But ever-so-gently I would like to suggest that nobody is perfect and as was pointed out by the lawyer friend of yours it is a naturally occurring part of the thing, akin to getting a bone in your fish. Everybody doesn’t have QC like the CIA or a Keller kitchen, there’s not the time, knowledge, manpower, patience, whatever. There are things in food that shouldn’t be in there all the time, whether naturally occurring or man-made and I think most respectable restaurants do their best to do everything right, but nobody’s perfect all the time.
    Pls don’t be upset by my saying this, but I do also wonder about why you don’t have dental insurance? Going out on a limb here, maybe you’re (understandably) mad that it happened and want someone to blame, but maybe you’re just mad at yourself because you didn’t have the insurance in place to pay for it? That being said, I know dental insurance doesn’t cover everything, and even if you’d had it, you might have ended up paying for a good bit of this out of pocket – which stinks. If you want to be mad at someone, be mad at the health care system that’s made things like this so unbelieveably expensive that when it happens to, say, the hostess who took your reservation or the guy that parked your car, they can go completely bankrupt trying to pay for something like this, or have to take out a high-risk loan that puts them behind the 8 ball for the next 5 years.

  16. Well to add a little restaurant perspective myself, when I worked at a restaurant often one of my prep tasks was to get oysters ready for service. We had pre-shucked oysters for our fried oyster app and we also did oysters on the half-shell. I went through each shucked oyster and felt it and inspected it to make sure it didn’t have any shell bits. Did some bits miss my inspection? Perhaps, but I have a hard time believing a piece large enough to do such damage upon biting did. When I shucked myself for the raw app, I always inspected to ensure no piece of shell got in there. I know that only one view, but I think it’s possible to make pretty damn sure you’re not selling shells to unsuspecting customers.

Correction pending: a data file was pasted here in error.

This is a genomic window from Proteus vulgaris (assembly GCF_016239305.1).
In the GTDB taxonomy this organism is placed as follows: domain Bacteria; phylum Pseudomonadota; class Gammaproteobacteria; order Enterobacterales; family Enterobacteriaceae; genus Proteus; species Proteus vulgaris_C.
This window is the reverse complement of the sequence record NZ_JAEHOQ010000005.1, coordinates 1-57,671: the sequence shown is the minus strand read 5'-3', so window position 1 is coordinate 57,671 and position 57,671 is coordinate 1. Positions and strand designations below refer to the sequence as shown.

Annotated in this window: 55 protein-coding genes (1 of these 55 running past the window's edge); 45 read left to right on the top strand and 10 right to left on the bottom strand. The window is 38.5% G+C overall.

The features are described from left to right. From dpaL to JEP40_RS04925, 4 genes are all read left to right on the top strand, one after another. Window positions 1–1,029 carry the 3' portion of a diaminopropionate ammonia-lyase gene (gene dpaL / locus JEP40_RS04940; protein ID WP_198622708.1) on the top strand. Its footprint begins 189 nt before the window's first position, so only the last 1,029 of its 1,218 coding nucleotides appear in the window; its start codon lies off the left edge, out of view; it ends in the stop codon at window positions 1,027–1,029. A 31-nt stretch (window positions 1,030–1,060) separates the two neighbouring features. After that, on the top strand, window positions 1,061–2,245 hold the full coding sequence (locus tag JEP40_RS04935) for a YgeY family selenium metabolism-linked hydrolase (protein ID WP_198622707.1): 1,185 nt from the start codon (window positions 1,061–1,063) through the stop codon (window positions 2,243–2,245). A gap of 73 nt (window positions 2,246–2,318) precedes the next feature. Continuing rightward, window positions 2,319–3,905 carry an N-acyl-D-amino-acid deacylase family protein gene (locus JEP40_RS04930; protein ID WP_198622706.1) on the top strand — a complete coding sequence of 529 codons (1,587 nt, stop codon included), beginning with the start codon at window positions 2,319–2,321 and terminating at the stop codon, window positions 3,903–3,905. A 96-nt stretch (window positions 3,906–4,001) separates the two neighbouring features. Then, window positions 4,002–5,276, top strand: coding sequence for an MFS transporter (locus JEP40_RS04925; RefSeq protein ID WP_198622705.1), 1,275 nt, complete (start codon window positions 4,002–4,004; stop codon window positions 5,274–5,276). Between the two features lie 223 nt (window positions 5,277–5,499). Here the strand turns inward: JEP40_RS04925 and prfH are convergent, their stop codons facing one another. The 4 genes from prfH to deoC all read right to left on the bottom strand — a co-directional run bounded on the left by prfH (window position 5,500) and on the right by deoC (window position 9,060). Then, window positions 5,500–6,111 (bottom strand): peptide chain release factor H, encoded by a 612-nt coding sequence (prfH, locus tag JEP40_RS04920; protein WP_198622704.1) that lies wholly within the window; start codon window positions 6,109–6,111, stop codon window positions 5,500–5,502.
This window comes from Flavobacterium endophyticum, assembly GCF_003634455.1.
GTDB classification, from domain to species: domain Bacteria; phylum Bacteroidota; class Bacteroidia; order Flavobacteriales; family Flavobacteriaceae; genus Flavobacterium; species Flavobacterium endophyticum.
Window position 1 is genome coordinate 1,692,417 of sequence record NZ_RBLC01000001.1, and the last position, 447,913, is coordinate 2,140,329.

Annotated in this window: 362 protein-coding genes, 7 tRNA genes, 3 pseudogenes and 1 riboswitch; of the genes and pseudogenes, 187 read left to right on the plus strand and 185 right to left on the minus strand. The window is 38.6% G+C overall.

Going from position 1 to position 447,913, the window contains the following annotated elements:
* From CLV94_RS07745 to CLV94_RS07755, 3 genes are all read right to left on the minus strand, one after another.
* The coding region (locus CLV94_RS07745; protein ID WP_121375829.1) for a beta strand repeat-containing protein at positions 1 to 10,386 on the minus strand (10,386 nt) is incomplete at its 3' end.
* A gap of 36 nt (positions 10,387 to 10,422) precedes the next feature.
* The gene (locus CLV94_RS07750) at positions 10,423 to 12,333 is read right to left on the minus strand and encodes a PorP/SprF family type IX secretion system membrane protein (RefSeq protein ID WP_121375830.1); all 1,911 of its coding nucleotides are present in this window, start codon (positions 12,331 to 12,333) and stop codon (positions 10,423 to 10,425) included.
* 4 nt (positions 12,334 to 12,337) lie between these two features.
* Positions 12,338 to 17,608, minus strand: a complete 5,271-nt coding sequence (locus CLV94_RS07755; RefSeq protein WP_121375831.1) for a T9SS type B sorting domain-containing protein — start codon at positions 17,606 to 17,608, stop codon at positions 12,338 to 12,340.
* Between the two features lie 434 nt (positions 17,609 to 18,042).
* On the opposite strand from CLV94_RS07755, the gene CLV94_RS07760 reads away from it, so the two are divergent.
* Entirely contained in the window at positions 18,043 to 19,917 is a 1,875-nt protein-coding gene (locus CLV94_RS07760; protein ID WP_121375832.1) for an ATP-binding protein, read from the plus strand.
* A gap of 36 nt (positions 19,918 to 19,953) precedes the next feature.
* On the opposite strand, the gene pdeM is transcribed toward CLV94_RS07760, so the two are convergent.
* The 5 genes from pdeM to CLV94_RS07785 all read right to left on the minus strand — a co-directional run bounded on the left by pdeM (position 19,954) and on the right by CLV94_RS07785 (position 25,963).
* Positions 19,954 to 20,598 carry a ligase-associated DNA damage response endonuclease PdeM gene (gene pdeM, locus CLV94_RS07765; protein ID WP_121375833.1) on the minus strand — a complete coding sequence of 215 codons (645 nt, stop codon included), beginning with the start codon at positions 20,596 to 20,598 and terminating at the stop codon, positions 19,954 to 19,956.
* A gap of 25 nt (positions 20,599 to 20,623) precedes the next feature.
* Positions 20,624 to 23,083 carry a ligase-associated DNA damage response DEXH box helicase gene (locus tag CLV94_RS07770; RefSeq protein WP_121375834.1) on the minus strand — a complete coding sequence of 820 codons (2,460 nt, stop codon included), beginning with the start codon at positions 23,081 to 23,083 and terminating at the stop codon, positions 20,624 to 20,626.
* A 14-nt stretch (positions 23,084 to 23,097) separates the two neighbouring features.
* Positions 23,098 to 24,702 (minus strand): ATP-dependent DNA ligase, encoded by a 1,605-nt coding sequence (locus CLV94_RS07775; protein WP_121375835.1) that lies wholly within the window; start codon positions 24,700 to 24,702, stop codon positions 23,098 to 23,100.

17. I worked at a high-end restaurant a few years back and we had a customer who chipped her tooth on something she bit into in a salad. The manager immediately told her that the restaurant would pay the bill and not to worry about it.
    As she was leaving, she admitted that she had already broken her tooth and lied, but felt so bad about it because the people at the restaurant were so nice and handled the situation so well, that she just couldn’t go through with it.
    …on a similar note, I cracked a filling last week, biting into a stone that was in a chicken that I bought from my butcher. I didn’t wash the chicken first (the new FDA regs say not to) but if I had, the pebble would have likely plinked out into my sink. Fortunately I live abroad and my new crown cost only $175.